You don’t get much more summer than this! ‘Brazilian Love Affair’ is a classic sun-drenched groove that never fails to lift my spirits. Only recently, Luke Unabomber played it whilst we were appearing together at the Electric Chair event, which closed the wonderful Garden Party Festival weekend in Croatia, where I found myself joyfully singing every word! Back to 1978 – I’d left the Golden Guinea by this point and had returned to Europe, working in Denmark for a month at a club in Vordingborg, called Prinsen, before heading to Germany, where I spent 2 moths at Club Eastside in Mülheim an der Ruhr, near the city of Essen. This significance of this excursion is explained elsewhere, but suffice to say that it served as inspiration for what came later. Whilst in Mülheim I received the news that I’d landed my dream job, at the state-of-the-art Wigan Pier (not to be confused with Wigan’s Casino, the famous Northern Soul venue), one of the first New York style discotheques in the UK, with truly amazing sound and lighting, which no other club could match at the time (except the new nightspot that had just been opened by the same company – Legend in Manchester). Everything was about to change for me, Legend and Wigan Pier being the venues I’ll forever be linked with (along with The Hacienda, which simply wasn’t in the same league back then). I was embarking on a new era, having now upped sticks and moved out of my hometown. Exciting times awaited, but that formative period, from 1979 over in Majorca, when I went into a club for the first time, through to 1980, when I took over at Wigan Pier, will eternally be remembered with the special affection of younger days, via their association with a specific place in time, be it the Chelsea Reach, the Penny Farthing or the Golden Guinea, not to mention all the other clubs I worked in along the way, both here and overseas. It’s always difficult to pick a small number tracks out of so many that have touched my life, but these 7 certainly capture the essence of those summers and, as such, will always remain precious to me.

Listen here: http://youtu.be/TK5Bhb6KGq8

Greg Wilson – July 2007

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16 Responses to Seven Summers

  1. Dancing James July 14, 2011 at 3:52 pm #

    Tunes that make me think of summer

    Isaac Hayes version of Walk on By. It just reminds me of a party when I was 19 years old, all I wanted to hear was Detroit techno yet this came on and I was frozen to the spot.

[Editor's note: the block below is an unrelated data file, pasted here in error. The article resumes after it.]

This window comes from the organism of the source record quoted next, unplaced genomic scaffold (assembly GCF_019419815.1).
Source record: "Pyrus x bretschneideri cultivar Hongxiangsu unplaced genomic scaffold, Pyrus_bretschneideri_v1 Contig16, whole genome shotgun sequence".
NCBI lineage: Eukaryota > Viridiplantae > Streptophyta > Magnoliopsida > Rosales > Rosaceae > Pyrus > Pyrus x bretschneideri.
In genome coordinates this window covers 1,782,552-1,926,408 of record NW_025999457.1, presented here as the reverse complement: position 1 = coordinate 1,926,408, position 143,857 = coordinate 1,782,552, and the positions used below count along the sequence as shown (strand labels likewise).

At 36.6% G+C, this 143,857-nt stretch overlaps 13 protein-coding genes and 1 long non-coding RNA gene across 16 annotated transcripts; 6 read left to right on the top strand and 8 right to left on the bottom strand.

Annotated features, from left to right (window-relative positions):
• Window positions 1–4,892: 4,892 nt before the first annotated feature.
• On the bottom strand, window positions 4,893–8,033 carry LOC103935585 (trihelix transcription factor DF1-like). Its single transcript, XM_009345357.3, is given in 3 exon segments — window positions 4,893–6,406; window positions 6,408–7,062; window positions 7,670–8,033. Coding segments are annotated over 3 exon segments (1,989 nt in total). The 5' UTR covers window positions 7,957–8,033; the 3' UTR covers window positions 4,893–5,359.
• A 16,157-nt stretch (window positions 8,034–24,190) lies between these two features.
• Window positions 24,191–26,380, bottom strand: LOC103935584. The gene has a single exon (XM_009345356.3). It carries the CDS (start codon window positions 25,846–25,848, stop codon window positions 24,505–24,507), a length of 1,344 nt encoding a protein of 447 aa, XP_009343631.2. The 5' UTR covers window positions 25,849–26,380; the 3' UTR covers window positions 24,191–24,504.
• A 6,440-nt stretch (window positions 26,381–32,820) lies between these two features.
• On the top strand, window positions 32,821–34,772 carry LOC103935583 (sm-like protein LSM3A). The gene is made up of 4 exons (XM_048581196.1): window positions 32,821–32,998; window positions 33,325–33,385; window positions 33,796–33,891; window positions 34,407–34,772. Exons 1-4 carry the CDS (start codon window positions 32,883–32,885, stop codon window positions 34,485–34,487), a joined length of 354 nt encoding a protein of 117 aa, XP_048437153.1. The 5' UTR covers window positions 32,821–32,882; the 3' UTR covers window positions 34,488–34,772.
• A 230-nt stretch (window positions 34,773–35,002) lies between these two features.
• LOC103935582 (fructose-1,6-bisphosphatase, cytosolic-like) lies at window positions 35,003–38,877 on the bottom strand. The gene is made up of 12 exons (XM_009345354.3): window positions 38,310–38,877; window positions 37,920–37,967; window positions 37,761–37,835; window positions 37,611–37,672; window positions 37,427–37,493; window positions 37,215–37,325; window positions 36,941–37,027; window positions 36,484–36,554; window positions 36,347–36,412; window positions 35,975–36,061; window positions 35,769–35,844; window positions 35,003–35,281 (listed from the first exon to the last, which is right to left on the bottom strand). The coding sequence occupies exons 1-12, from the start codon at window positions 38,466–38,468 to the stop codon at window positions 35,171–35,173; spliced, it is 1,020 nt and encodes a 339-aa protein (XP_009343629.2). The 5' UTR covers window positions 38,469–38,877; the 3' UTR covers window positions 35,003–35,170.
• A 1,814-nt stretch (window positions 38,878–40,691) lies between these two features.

Carl Craigs mix of Incognito – Out of the Storm, a perfect summer slo mo stomper, what it lacks in tempo it makes up for with intensity.

    One of my near perfect festival moments was Ashley Beedle playing 4hero’s mix of Black Gold of the Sun followed by UR Hi Tech Jazz as the sun set.

    These are things that immediately come to mind as personal summer classics. Things that just evoke summer moments in the same way the smell of a grill could spark up nostalgia (another one of those summer adolescent guilty pleasures).

  2. MadameFLY July 14, 2011 at 4:50 pm #

    I had something all picked out to mention, then I saw Good Times by Chic already in the list … oh yeah! In fact that was played occasionally at our local roller rink in suburban Maryland in the late 70s, but a group of us also bought street skates, and would take a boom box to the tennis courts of our local parks system for some midnight skating. I found it much more natural to skate to disco, unlike the rock they mostly played at the rink, so I supplied the music for these outings and Good Times was one of the killer cuts. I still have those tapes — great memories!

  3. gina July 14, 2011 at 5:03 pm #

    Strongest summer song emotively for me is ELO’s Don’t Bring Me Down and Last Train to London from (I think summer of 79 or 80). I was 11! The coolest boy (in my mind) at school gave our coach driver his ELO tape to play all the way from Rethymno port in Crete to Knossos on our school trip. We were chanting it loudly as the coach swayed recklessly round steep blind bends peppered with little white shrines. In retrospect, Don’t Bring Me Down may have been more of prayer than we realised at the time!

    But a close second must be the summer before, aged 10, being taken to watch Midnight Express by my grandfather in an open air cinema in Rafina, a sea side town near Athens: The Chase, Giorgio Moroder. It made a big impact as I think it was an 18 cert.!

  4. greg wilson July 14, 2011 at 5:09 pm #

    Hi MadameFLY – ‘Good Times’, of course, contains the lines ‘Clams on the half shell and roller skates, roller skates…’

    Thought you might be interested in this – it’s from an interview I did with Danny Krivit, who was DJ at NYC’s most famous roller rink, The Roxy, back in the day – this refers to the slightly shuffled clap / snare on the 2nd and 4th beats (as opposed to a steady 4 on the floor beat) that I was told was best suited for skaters, who pushed off on alternate legs to that rhythm – Danny told me: